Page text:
When the Coast Guard blocked the cruise ship Norway from sailing last month, the vacations of close to 2,000 passengers went down the drain.
Norwegian Cruise Line had to cancel a seven-night cruise from Miami when inspectors decided its sprinkler system might not work in a fire. The cancellation, on what should have been the second day of the cruise, left passengers to disembark with their luggage in tow in search of a new vacation.
The incident dramatized the fact that cruises carry a risk that land resorts don't. When ships break down, collide, run aground or are stopped from sailing by regulators, hard-won vacation time goes to waste.
Mechanical problems are just one type of letdown for cruise passengers. In recent years, several lines have gone bankrupt, some as their ships were in mid-cruise. And others have scrubbed prized inaugural voyages because new vessels were delivered late from shipyards.
All of which raises the question of whether passengers can judge how likely a cruise ship or cruise line is to disappoint them. Experts cite some rules of thumb. In general both very old and very new ships tend to have more problems. Cruise lines in financial straits are another risk factor, as are ships that get low scores on sanitary inspections by the U.S. Public Health Service.
In most cases, the best thing passengers can do is book a cruise through a knowledgeable travel agent committed to their welfare, buy travel insurance that covers the price of their ticket and avoid unfamiliar cruise lines.
Even storms can hit cruises harder than land-based resorts.
Bruce Armitage and Leo Xarras were booked on a 10-night Mediterranean cruise on April 27 but when they arrived in Lisbon, Portugal, they were told the seas were too rough to sail. They decided to take a train to meet the ship at its first port of call. Plans changed several times.
Eventually, the cruise was canceled and the passengers sent to Paris as compensation. But the two New England businessmen said they were misinformed about where the ship would go and missed it at several French ports. Arriving in Paris, they said the cruise line told them they were on their own to get home.
Brad Ball, a spokesman for the Fort Lauderdale-based cruise line, said that when the Armitage-Xarras party reached Paris, they asked for an "exorbitant" refund and were refused.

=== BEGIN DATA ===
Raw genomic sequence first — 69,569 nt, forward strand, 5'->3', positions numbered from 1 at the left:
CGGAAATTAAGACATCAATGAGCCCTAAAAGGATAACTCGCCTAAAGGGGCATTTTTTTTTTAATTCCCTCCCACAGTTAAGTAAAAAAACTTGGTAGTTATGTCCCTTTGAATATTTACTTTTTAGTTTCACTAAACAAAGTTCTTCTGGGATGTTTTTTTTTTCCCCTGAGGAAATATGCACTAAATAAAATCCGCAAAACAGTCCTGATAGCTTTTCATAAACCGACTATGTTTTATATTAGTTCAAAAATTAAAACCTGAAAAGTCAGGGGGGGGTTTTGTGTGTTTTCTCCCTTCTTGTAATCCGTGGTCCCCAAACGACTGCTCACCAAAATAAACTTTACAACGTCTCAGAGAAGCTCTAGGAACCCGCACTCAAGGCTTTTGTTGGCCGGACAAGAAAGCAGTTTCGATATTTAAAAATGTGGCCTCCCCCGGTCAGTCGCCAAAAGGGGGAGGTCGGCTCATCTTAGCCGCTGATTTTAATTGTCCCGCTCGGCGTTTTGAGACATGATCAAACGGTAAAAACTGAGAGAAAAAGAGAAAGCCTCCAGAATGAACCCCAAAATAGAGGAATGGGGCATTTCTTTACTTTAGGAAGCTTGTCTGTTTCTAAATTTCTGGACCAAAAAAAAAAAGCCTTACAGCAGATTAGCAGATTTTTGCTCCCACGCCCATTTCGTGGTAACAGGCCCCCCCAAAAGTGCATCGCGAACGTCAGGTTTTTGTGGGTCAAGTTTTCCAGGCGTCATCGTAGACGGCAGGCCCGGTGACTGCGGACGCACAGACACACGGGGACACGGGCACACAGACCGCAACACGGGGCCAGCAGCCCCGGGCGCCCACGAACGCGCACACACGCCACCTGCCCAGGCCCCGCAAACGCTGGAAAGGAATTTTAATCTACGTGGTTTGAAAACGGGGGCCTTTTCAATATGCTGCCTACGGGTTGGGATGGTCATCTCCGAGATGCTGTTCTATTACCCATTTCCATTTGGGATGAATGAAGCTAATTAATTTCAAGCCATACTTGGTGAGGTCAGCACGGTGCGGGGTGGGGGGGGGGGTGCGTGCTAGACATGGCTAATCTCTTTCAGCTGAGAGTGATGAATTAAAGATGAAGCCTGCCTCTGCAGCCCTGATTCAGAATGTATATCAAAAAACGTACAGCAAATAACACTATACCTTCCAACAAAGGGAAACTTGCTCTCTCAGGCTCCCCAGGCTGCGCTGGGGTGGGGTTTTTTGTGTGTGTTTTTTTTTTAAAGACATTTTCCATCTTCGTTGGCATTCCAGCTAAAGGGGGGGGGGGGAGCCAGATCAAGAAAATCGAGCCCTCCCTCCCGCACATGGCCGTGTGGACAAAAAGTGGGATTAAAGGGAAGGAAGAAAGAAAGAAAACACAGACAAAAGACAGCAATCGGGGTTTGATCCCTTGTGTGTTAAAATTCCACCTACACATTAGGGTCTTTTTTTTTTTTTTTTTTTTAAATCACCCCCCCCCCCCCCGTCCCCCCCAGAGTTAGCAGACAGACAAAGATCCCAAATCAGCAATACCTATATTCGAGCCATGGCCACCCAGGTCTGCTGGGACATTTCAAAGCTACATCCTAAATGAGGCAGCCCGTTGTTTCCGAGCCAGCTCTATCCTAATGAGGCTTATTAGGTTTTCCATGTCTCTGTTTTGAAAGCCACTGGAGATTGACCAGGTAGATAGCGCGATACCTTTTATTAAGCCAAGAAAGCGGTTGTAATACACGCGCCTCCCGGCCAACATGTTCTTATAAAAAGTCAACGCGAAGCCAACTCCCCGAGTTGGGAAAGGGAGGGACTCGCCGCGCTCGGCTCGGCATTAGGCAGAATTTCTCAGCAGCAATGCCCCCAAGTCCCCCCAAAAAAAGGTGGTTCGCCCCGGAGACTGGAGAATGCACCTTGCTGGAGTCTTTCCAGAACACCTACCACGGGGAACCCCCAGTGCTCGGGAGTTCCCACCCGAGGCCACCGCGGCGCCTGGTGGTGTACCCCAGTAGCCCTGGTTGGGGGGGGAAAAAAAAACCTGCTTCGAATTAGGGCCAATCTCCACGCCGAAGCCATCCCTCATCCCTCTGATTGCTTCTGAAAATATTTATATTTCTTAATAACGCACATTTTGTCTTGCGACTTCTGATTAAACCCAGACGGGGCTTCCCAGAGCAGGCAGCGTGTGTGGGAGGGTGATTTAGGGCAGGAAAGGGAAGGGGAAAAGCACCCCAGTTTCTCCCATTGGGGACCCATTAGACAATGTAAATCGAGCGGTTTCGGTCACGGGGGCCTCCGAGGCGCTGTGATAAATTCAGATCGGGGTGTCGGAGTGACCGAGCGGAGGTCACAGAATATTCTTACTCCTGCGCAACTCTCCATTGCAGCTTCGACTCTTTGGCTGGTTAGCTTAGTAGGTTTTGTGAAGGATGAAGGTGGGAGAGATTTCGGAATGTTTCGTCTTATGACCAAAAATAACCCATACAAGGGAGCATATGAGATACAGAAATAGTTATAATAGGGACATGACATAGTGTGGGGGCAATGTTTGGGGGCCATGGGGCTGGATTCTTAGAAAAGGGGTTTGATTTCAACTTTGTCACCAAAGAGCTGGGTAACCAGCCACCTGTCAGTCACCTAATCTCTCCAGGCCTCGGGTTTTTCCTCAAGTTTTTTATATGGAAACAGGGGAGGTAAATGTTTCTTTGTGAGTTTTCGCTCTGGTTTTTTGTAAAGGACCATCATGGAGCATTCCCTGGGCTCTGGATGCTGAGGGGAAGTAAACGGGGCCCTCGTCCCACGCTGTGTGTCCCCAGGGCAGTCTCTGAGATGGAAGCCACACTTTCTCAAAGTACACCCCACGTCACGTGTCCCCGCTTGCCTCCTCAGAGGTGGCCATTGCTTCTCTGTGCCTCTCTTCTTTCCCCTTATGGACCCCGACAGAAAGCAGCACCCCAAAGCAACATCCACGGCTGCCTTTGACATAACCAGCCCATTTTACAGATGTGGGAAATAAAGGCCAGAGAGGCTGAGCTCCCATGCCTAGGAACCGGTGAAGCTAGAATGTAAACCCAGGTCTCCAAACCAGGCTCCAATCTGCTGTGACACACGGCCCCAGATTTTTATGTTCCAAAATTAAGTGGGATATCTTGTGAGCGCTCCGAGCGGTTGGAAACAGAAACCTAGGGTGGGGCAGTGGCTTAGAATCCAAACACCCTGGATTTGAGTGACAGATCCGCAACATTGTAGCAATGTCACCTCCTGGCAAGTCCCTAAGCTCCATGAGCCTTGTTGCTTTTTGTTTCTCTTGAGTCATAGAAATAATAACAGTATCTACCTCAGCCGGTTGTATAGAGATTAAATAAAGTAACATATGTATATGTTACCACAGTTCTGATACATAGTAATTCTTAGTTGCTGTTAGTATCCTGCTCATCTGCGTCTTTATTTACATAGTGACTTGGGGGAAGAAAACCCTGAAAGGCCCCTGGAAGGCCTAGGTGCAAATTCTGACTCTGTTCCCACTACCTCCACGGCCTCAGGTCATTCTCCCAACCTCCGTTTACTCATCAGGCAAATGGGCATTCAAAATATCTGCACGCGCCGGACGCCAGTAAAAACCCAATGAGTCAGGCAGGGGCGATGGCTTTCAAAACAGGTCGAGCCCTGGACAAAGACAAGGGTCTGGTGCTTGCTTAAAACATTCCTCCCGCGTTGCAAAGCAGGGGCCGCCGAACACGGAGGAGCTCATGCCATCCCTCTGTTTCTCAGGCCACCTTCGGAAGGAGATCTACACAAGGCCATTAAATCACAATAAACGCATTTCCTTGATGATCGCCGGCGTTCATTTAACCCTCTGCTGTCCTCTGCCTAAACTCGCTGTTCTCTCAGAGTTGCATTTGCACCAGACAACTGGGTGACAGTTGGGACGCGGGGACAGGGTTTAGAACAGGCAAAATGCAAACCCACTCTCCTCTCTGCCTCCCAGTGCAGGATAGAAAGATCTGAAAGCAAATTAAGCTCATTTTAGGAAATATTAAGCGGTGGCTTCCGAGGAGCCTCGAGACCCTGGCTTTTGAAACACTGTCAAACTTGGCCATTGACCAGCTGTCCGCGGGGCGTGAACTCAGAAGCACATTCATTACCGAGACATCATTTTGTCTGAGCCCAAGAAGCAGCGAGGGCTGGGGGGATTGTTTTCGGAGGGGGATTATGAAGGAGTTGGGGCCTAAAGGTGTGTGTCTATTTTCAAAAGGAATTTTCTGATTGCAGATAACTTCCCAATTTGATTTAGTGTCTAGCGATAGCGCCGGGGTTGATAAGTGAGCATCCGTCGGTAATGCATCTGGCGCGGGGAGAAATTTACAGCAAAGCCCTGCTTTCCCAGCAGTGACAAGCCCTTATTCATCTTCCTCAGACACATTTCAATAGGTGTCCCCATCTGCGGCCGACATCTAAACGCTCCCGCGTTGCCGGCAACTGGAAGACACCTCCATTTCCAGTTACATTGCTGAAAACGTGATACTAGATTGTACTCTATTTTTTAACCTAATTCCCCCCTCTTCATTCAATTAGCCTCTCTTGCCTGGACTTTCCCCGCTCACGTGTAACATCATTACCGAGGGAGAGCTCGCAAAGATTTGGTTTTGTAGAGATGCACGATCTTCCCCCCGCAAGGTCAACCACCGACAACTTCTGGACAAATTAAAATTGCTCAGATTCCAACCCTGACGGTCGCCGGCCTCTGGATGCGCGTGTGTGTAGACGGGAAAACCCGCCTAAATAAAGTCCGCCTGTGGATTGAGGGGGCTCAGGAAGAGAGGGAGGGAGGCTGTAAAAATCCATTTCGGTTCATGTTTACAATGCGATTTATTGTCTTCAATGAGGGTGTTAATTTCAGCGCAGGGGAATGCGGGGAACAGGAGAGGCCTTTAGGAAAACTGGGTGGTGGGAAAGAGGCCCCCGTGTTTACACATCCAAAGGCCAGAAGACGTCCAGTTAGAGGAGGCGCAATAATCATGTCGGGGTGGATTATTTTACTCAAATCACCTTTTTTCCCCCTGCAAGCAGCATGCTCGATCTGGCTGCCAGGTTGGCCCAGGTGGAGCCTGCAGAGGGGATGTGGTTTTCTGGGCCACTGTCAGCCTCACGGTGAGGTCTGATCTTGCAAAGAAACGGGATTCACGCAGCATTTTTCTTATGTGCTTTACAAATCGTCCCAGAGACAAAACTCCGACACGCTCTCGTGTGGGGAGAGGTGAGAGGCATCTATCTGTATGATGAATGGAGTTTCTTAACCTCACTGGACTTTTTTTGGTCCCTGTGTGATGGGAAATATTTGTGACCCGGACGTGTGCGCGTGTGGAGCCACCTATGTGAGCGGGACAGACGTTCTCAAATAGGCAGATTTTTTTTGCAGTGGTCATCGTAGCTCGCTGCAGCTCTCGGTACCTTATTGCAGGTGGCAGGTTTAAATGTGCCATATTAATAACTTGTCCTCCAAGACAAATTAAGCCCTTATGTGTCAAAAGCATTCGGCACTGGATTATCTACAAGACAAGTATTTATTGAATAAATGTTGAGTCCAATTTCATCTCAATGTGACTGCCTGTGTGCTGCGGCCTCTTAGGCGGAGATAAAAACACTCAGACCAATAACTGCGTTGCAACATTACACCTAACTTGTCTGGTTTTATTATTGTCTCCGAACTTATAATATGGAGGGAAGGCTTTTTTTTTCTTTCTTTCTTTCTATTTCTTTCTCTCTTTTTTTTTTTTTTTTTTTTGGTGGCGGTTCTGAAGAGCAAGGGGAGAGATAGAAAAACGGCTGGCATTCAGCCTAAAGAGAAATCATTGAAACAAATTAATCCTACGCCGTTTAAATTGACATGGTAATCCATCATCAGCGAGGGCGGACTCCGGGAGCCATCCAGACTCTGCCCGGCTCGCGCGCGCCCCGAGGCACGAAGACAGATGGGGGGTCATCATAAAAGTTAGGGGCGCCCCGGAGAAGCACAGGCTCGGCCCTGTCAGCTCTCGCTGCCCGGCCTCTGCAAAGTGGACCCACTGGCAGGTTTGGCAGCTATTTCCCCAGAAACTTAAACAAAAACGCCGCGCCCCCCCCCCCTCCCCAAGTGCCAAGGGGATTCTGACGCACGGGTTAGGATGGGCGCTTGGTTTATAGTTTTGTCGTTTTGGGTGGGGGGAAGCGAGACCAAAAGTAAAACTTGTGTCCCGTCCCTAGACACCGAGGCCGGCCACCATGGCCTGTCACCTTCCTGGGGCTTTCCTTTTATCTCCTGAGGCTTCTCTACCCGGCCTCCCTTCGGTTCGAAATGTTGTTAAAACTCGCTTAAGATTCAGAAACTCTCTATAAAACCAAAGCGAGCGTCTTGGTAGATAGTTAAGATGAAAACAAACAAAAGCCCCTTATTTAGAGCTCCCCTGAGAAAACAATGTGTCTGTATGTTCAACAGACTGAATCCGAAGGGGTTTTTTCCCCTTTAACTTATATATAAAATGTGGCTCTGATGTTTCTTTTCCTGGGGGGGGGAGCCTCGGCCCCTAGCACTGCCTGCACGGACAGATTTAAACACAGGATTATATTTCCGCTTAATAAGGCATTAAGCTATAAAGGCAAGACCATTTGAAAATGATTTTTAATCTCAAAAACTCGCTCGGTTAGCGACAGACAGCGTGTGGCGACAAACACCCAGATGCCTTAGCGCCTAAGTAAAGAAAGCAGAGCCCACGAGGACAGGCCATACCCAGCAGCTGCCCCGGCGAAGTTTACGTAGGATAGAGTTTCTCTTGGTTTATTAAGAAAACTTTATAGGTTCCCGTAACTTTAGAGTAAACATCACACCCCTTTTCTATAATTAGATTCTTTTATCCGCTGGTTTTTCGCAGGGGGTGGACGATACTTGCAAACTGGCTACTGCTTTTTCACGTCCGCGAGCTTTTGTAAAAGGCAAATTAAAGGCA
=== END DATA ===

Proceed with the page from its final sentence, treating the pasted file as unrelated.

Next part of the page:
Ball said it was a rare situation. "This is the first time in three years that a cruise was canceledbecause of weather," he said.
Travel agents say it is very difficult to anticipate such problems. "I really wouldn't know how to tell someone what's not a good cruise line," said Gwen Tannenbaum, a travel agent at Olwell Travel in Fort Lauderdale.
Unlike the airlines, which report to the U.S. Department of Transportation, cruise lines don't file reports that federal agencies compile into easy-to-use statistics on cruise reliability.
Some data are available. The U.S. Coast Guard posts the results of its safety inspections of ships calling on U.S. ports on its Internet site. Although the reports are highly technical, a consumer can see if the Coast Guard has found one or more "deficiencies" in an inspection, which the cruise line is obliged to correct at its earliest opportunity.
Only three ships in the past eight years, the Queen Elizabeth 2 in 1994, the Oceanic in 1998 and the Norway last month, were found so unsafe that the Coast Guard stopped them from sailing.
In each case, the ship in question was more than 25 years old.
While old age isn't an ironclad reason to avoid a ship, it does make them more prone to maintenance problems. Older ships also sometimes have retrofitted safety features, such as the leaky sprinkler system on the Norway that prevented it from sailing. It was installed on the 40-year-old ship in 1998, as required by tighter international safety standards passed by the International Maritime Organization in 1993.
Weighing the risks of booking a cruise
Bankruptcies, cancellations and stranded passengers underscore need to research cruise companies before you go
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